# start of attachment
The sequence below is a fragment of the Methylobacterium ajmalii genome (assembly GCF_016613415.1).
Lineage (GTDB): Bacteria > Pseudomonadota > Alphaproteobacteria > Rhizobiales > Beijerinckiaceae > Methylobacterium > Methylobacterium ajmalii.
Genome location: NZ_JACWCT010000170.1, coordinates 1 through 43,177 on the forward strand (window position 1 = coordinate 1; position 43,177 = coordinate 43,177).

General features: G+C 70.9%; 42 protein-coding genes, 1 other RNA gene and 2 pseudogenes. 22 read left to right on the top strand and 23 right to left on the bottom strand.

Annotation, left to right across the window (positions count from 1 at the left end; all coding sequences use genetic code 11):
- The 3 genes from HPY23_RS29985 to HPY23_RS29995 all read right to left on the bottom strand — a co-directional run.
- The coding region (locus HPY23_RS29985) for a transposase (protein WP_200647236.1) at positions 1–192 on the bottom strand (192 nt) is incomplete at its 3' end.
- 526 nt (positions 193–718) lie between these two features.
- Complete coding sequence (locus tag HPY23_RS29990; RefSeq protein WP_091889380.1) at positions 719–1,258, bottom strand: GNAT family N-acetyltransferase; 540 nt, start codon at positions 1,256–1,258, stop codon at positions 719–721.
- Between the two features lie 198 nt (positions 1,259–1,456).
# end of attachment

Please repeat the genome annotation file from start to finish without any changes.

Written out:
The sequence below is a fragment of the Methylobacterium ajmalii genome (assembly GCF_016613415.1).
Lineage (GTDB): Bacteria > Pseudomonadota > Alphaproteobacteria > Rhizobiales > Beijerinckiaceae > Methylobacterium > Methylobacterium ajmalii.
Genome location: NZ_JACWCT010000170.1, coordinates 1 through 43,177 on the forward strand (window position 1 = coordinate 1; position 43,177 = coordinate 43,177).

General features: G+C 70.9%; 42 protein-coding genes, 1 other RNA gene and 2 pseudogenes. 22 read left to right on the top strand and 23 right to left on the bottom strand.

Annotation, left to right across the window (positions count from 1 at the left end; all coding sequences use genetic code 11):
- The 3 genes from HPY23_RS29985 to HPY23_RS29995 all read right to left on the bottom strand — a co-directional run.
- The coding region (locus HPY23_RS29985) for a transposase (protein WP_200647236.1) at positions 1–192 on the bottom strand (192 nt) is incomplete at its 3' end.
- 526 nt (positions 193–718) lie between these two features.
- Complete coding sequence (locus tag HPY23_RS29990; RefSeq protein WP_091889380.1) at positions 719–1,258, bottom strand: GNAT family N-acetyltransferase; 540 nt, start codon at positions 1,256–1,258, stop codon at positions 719–721.
- Between the two features lie 198 nt (positions 1,259–1,456).